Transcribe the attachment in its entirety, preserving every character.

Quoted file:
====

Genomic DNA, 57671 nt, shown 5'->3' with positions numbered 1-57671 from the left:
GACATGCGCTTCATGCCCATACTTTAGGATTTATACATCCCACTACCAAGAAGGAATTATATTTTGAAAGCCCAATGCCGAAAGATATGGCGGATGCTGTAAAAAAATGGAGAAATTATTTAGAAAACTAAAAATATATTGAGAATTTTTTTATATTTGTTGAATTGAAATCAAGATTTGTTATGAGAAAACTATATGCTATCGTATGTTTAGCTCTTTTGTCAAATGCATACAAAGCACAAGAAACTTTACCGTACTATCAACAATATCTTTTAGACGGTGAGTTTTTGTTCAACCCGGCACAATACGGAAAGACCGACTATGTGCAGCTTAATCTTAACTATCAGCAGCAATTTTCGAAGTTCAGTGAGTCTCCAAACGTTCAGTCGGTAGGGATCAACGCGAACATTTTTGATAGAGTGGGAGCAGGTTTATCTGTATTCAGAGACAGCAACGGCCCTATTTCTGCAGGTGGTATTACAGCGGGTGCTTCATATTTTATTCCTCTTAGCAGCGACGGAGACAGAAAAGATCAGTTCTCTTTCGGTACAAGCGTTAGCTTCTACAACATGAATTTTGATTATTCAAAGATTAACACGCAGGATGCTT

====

Genomic DNA, 57671 nt, shown 5'->3' with positions numbered 1-57671 from the left:
GACATGCGCTTCATGCCCATACTTTAGGATTTATACATCCCACTACCAAGAAGGAATTATATTTTGAAAGCCCAATGCCGAAAGATATGGCGGATGCTGTAAAAAAATGGAGAAATTATTTAGAAAACTAAAAATATATTGAGAATTTTTTTATATTTGTTGAATTGAAATCAAGATTTGTTATGAGAAAACTATATGCTATCGTATGTTTAGCTCTTTTGTCAAATGCATACAAAGCACAAGAAACTTTACCGTACTATCAACAATATCTTTTAGACGGTGAGTTTTTGTTCAACCCGGCACAATACGGAAAGACCGACTATGTGCAGCTTAATCTTAACTATCAGCAGCAATTTTCGAAGTTCAGTGAGTCTCCAAACGTTCAGTCGGTAGGGATCAACGCGAACATTTTTGATAGAGTGGGAGCAGGTTTATCTGTATTCAGAGACAGCAACGGCCCTATTTCTGCAGGTGGTATTACAGCGGGTGCTTCATATTTTATTCCTCTTAGCAGCGACGGAGACAGAAAAGATCAGTTCTCTTTCGGTACAAGCGTTAGCTTCTACAACATGAATTTTGATTATTCAAAGATTAACACGCAGGATGCTT